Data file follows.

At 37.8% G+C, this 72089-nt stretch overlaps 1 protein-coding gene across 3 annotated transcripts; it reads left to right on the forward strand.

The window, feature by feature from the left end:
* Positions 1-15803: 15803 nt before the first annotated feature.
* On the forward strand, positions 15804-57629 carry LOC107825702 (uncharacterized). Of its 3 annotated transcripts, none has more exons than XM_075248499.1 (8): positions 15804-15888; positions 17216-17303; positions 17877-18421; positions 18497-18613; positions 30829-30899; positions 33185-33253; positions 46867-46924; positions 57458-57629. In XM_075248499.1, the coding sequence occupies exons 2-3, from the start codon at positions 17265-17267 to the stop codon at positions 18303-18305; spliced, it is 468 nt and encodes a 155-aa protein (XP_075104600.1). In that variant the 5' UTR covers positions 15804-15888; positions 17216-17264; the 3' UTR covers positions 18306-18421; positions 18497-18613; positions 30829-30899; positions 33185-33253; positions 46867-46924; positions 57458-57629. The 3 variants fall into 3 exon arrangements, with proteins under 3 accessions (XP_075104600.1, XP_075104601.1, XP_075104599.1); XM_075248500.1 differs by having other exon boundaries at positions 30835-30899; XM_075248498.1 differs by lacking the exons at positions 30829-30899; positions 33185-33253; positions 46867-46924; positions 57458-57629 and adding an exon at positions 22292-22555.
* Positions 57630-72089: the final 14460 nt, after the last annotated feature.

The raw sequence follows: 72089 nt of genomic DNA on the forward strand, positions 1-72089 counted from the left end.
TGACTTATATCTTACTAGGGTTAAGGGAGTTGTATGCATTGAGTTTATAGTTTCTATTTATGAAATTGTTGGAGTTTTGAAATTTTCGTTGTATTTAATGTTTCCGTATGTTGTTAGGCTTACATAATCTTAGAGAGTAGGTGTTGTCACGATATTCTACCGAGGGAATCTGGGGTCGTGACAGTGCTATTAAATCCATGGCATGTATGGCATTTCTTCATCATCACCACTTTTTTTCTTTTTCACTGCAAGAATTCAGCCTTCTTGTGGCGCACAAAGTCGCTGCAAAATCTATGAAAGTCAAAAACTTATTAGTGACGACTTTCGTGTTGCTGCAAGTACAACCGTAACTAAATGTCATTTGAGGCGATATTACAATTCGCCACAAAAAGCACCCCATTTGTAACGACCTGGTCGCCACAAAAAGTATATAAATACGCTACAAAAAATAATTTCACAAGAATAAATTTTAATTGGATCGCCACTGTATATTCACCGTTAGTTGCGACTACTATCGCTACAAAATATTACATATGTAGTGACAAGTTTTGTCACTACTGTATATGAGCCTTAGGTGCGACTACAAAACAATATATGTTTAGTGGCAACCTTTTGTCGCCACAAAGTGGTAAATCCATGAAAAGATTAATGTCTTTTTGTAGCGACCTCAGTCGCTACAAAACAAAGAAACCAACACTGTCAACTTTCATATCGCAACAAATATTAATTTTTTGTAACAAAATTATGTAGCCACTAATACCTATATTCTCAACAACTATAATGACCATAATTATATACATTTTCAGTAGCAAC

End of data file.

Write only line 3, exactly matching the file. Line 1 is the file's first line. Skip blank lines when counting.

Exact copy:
* Positions 1-15803: 15803 nt before the first annotated feature.